You may have heard that triple negative breast cancer is difficult to treat and wondered how it differs from other forms of breast cancer. Research into triple negative breast cancer is offering clues to more effective treatments.
That diagram of how a cell divides that we saw in high school biology left out some steps. Before a cell can divide, a series of signals pass along a chain of command through proteins until they reach the nucleus and cell division begins. Normally this is an orderly process.
How many types of breast cancer are there?
Cancer is a disease of cells growing out of control. As scientists study the genes and molecular processes involved in normal and cancerous cells, they are finding multiple places where something can go wrong. It seems that every day a researcher is finding a new misstep in cancer cells. Breast cancer isn’t one disease, but many.
It can be labeled by where it starts in the breast — ductal or lobular. Inflammatory breast cancer is a form that grows in the lymph vessels in the skin of the breast. These types can also be labeled by molecular subtype.
The most common one is an estrogen receptor positive tumor. These cells have receptors that take estrogen and feed it to the cell to help it grow. Progesterone receptor positive tumors do the same for the hormone progesterone. All cells in our bodies have a protein called human epidermal growth factor receptor (HER2) that is part of the cell growth process. If a cell has too many of these receptors, it is HER2 positive.
A tumor that tests negative for all these factors is called triple negative (TN). Triple negative tumors tend to be aggressive, and the options for treatment are more limited. Because only about 15 percent of breast cancer is triple negative, less attention has been given to studying it until recently. Several new studies offer hope to TN patients.
Triple negative tumors exhibit even more subgroups
One puzzle for doctors has been the way some TN tumors respond very well to certain types of chemotherapy while others resist it. To understand this problem, scientists have been looking at subgroups within the triple negative category since at least 2011. At the 2017 American Society of Clinical Oncology (ASCO) Annual Meeting, held in Chicago June 2–6, Jelmar Quist, a Ph.D. candidate at King’s College, London, presented a study with colleagues that analyzed these subgroups to see how they respond to various drugs. The researchers looked at four genes involved in the signaling pathways that tell cells to divide to determine subgroup “signatures.” They tested their theory in 1,368 patients and found that one of the subgroups responded well to platinum-based chemotherapy in metastatic patients. Then they analyzed other patient records to see which subgroups responded best to which drugs.
Next the researchers plan to test their subgroup signatures in a phase III trial of carboplatin compared with docetaxel for patients with metastatic, locally advanced, or BRCA1 and BRCA2 triple negative breast cancer. They hope more information about the subgroups’ responses to various drugs will eventually allow doctors to test triple negative subgroups as routinely as doctors check for hormone status today. Then patients can receive the most appropriate drugs from the start.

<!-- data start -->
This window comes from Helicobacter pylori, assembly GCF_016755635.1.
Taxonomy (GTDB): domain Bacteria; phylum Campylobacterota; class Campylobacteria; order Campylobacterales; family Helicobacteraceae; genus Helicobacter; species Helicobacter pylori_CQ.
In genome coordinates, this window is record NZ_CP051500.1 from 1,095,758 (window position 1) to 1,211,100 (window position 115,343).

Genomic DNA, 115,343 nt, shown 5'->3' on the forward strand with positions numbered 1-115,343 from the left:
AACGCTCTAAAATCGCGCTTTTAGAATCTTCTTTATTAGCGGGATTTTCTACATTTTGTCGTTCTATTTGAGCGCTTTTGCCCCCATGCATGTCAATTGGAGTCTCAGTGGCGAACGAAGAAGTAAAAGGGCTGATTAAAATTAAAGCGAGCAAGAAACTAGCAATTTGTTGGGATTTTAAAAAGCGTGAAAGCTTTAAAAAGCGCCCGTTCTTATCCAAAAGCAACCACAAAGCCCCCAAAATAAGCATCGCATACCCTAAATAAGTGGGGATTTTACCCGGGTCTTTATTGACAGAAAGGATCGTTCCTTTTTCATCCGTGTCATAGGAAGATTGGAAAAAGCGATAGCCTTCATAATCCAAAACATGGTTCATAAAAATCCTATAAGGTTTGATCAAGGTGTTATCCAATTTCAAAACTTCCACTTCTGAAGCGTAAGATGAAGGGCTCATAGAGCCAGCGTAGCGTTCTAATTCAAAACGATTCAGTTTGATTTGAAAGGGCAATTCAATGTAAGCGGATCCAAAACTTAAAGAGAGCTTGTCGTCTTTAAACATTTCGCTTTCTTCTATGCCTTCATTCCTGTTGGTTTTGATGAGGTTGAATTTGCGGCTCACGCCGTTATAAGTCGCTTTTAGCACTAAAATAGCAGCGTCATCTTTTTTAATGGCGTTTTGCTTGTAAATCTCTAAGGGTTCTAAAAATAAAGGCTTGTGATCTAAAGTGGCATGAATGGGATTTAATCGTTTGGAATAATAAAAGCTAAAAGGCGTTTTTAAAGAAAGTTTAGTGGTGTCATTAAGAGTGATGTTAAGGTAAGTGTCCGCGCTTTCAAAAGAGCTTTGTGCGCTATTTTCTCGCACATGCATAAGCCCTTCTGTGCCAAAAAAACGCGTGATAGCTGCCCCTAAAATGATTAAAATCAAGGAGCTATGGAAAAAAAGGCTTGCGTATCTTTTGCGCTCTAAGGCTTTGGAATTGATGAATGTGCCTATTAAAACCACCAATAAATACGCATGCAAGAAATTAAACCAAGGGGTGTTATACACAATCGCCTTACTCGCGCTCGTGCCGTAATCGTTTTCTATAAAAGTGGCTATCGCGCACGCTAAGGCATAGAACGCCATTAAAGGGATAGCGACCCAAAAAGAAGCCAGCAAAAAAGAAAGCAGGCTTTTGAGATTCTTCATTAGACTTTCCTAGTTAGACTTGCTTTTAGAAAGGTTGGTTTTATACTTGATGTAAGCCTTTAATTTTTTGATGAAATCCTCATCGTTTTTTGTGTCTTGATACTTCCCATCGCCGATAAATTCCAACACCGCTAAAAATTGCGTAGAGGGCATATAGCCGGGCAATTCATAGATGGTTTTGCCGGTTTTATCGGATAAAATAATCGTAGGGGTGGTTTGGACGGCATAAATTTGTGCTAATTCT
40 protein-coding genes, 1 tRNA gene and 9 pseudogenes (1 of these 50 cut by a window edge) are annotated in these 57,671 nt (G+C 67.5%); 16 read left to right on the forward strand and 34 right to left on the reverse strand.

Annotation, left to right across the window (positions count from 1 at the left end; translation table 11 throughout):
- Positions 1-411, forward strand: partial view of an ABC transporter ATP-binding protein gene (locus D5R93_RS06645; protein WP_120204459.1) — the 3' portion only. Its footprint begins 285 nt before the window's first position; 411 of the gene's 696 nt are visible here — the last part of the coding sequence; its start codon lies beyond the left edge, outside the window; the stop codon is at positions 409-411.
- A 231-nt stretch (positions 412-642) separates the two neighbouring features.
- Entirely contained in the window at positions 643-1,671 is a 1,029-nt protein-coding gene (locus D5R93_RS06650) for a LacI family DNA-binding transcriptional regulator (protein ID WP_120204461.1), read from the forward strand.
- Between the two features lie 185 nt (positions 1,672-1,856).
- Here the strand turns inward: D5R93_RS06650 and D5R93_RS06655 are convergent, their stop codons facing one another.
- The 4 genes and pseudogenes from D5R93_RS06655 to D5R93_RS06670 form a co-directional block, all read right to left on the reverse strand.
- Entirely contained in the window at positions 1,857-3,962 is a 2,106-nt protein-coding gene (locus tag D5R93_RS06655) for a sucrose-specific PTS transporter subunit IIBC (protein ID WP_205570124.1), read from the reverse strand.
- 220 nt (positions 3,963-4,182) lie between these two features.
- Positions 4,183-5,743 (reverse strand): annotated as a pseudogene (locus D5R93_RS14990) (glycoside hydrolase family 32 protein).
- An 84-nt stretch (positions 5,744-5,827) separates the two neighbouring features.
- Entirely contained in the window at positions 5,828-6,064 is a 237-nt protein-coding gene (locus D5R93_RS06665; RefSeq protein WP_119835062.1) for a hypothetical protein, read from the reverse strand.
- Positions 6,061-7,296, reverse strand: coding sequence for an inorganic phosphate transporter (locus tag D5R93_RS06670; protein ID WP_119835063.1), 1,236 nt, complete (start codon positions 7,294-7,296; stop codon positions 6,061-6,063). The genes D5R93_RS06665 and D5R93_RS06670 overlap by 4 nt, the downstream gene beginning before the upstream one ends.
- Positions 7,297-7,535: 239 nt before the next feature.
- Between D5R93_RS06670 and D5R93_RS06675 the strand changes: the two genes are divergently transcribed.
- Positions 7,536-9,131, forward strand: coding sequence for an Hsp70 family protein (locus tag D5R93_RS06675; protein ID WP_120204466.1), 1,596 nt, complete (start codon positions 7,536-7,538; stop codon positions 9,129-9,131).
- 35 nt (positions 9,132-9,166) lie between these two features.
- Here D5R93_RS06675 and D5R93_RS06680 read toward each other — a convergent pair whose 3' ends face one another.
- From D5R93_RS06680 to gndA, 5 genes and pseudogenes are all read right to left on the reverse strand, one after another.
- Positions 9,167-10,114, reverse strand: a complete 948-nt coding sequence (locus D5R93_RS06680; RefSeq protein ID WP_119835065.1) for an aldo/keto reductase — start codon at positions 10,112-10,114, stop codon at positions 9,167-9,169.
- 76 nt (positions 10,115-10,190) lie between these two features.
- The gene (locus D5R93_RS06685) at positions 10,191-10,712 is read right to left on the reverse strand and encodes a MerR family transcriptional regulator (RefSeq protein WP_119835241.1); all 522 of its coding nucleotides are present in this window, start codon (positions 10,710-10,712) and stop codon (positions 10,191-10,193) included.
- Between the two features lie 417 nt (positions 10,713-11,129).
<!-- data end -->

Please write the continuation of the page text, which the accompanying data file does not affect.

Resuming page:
Prolactin may be important in understanding triple negative tumors
Researchers at McGill University in Canada are also interested in studying subgroups within triple negative tumors. In the journal Scientific Reports, they explain that cells lacking the prolactin receptor were more aggressive. The scientists looked at information from 580 women with triple-negative breast cancer and found that those whose tumors had the prolactin receptor lived longer. They also studied the effects of prolactin in animal models and found that prolactin can reduce the division of cancer cells. This research may help to explain how breastfeeding reduces breast cancer risk because prolactin is a hormone involved in breastfeeding.
Suhad Ali, the senior author of the study, says that this research may lead to screening for prolactin receptors in breast cancer patients. Prolactin might be used as a single treatment or in combination with chemotherapy to improve outcomes in TN patients.
Clinical trials for TN patients
A July, 2017 article in Oncology Nursing News reports results from four clinical trials for metastatic triple negative patients. Results from the drugs olaparib, ipatasertib, and eribulin appear promising for patients who haven’t had good results from other treatments. Another trial looked at which drug worked best with carboplatin and found that nab-paclitaxel (Abraxane) worked better than the commonly used gemcitabine (Gemzar).
With all the research currently underway, TN patients should ask their doctors about how the research affects them. Because triple negative tumors are only a small portion of breast cancers, you may want to ask for a referral to a comprehensive cancer center or other research hospital that has a specialist in this subtype. A specialist can give you the best advice about more detailed testing of the tumor with the four-gene signature or other genetic profile and direct you to clinical trials when appropriate.
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Phyllis Johnson is an inflammatory breast cancer (IBC) survivor diagnosed in 1998. She has written about cancer for HealthCentral since 2007. She serves on the Board of Directors for the Inflammatory Breast Cancer Research Foundation, the oldest 501(3)© organization focused on research for IBC. She is a list monitor for an online support group at www.ibcsupport.org. Phyllis attends conferences such as the National Breast Cancer Coalition’s Project LEAD® Institute. She tweets at @mrsphjohnson.